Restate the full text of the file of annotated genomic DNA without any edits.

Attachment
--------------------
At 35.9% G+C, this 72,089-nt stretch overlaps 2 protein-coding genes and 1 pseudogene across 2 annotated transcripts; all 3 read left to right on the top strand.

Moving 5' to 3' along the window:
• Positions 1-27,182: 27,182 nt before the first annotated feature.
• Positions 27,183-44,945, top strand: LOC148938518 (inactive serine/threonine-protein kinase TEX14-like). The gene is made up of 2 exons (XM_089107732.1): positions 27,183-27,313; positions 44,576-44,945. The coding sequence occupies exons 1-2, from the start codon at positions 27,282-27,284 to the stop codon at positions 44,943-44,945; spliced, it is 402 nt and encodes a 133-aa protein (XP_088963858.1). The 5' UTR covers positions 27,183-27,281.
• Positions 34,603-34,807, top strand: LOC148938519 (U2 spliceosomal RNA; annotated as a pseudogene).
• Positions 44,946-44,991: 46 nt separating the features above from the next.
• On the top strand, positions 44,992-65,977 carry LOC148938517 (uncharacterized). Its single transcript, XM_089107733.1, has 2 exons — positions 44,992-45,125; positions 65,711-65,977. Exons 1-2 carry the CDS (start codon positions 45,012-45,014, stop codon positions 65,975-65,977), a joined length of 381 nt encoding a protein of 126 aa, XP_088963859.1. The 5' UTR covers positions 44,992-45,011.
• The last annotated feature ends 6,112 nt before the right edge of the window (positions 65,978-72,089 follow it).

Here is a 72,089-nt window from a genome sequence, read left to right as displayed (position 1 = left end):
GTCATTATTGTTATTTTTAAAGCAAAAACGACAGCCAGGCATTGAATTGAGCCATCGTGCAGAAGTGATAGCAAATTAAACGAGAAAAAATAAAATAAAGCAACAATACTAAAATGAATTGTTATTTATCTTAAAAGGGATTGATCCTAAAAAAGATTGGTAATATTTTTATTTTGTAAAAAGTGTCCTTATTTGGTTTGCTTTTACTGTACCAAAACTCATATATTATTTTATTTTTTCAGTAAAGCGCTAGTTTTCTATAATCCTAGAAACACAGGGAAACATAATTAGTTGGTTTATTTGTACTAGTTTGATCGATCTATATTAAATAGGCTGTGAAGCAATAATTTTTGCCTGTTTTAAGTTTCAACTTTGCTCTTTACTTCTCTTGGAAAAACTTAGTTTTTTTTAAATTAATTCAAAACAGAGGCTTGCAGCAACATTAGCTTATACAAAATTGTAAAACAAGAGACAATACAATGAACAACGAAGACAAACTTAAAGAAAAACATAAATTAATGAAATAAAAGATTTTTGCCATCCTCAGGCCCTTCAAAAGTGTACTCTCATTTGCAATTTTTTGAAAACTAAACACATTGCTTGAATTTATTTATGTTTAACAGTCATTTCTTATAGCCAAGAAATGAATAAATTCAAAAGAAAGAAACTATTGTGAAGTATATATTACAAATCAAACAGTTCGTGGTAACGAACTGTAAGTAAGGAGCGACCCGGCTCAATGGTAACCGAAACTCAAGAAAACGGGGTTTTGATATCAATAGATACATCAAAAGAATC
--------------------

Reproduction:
At 35.9% G+C, this 72,089-nt stretch overlaps 2 protein-coding genes and 1 pseudogene across 2 annotated transcripts; all 3 read left to right on the top strand.

Moving 5' to 3' along the window:
• Positions 1-27,182: 27,182 nt before the first annotated feature.
• Positions 27,183-44,945, top strand: LOC148938518 (inactive serine/threonine-protein kinase TEX14-like). The gene is made up of 2 exons (XM_089107732.1): positions 27,183-27,313; positions 44,576-44,945. The coding sequence occupies exons 1-2, from the start codon at positions 27,282-27,284 to the stop codon at positions 44,943-44,945; spliced, it is 402 nt and encodes a 133-aa protein (XP_088963858.1). The 5' UTR covers positions 27,183-27,281.
• Positions 34,603-34,807, top strand: LOC148938519 (U2 spliceosomal RNA; annotated as a pseudogene).
• Positions 44,946-44,991: 46 nt separating the features above from the next.
• On the top strand, positions 44,992-65,977 carry LOC148938517 (uncharacterized). Its single transcript, XM_089107733.1, has 2 exons — positions 44,992-45,125; positions 65,711-65,977. Exons 1-2 carry the CDS (start codon positions 45,012-45,014, stop codon positions 65,975-65,977), a joined length of 381 nt encoding a protein of 126 aa, XP_088963859.1. The 5' UTR covers positions 44,992-45,011.
• The last annotated feature ends 6,112 nt before the right edge of the window (positions 65,978-72,089 follow it).

Here is a 72,089-nt window from a genome sequence, read left to right as displayed (position 1 = left end):
GTCATTATTGTTATTTTTAAAGCAAAAACGACAGCCAGGCATTGAATTGAGCCATCGTGCAGAAGTGATAGCAAATTAAACGAGAAAAAATAAAATAAAGCAACAATACTAAAATGAATTGTTATTTATCTTAAAAGGGATTGATCCTAAAAAAGATTGGTAATATTTTTATTTTGTAAAAAGTGTCCTTATTTGGTTTGCTTTTACTGTACCAAAACTCATATATTATTTTATTTTTTCAGTAAAGCGCTAGTTTTCTATAATCCTAGAAACACAGGGAAACATAATTAGTTGGTTTATTTGTACTAGTTTGATCGATCTATATTAAATAGGCTGTGAAGCAATAATTTTTGCCTGTTTTAAGTTTCAACTTTGCTCTTTACTTCTCTTGGAAAAACTTAGTTTTTTTTAAATTAATTCAAAACAGAGGCTTGCAGCAACATTAGCTTATACAAAATTGTAAAACAAGAGACAATACAATGAACAACGAAGACAAACTTAAAGAAAAACATAAATTAATGAAATAAAAGATTTTTGCCATCCTCAGGCCCTTCAAAAGTGTACTCTCATTTGCAATTTTTTGAAAACTAAACACATTGCTTGAATTTATTTATGTTTAACAGTCATTTCTTATAGCCAAGAAATGAATAAATTCAAAAGAAAGAAACTATTGTGAAGTATATATTACAAATCAAACAGTTCGTGGTAACGAACTGTAAGTAAGGAGCGACCCGGCTCAATGGTAACCGAAACTCAAGAAAACGGGGTTTTGATATCAATAGATACATCAAAAGAATC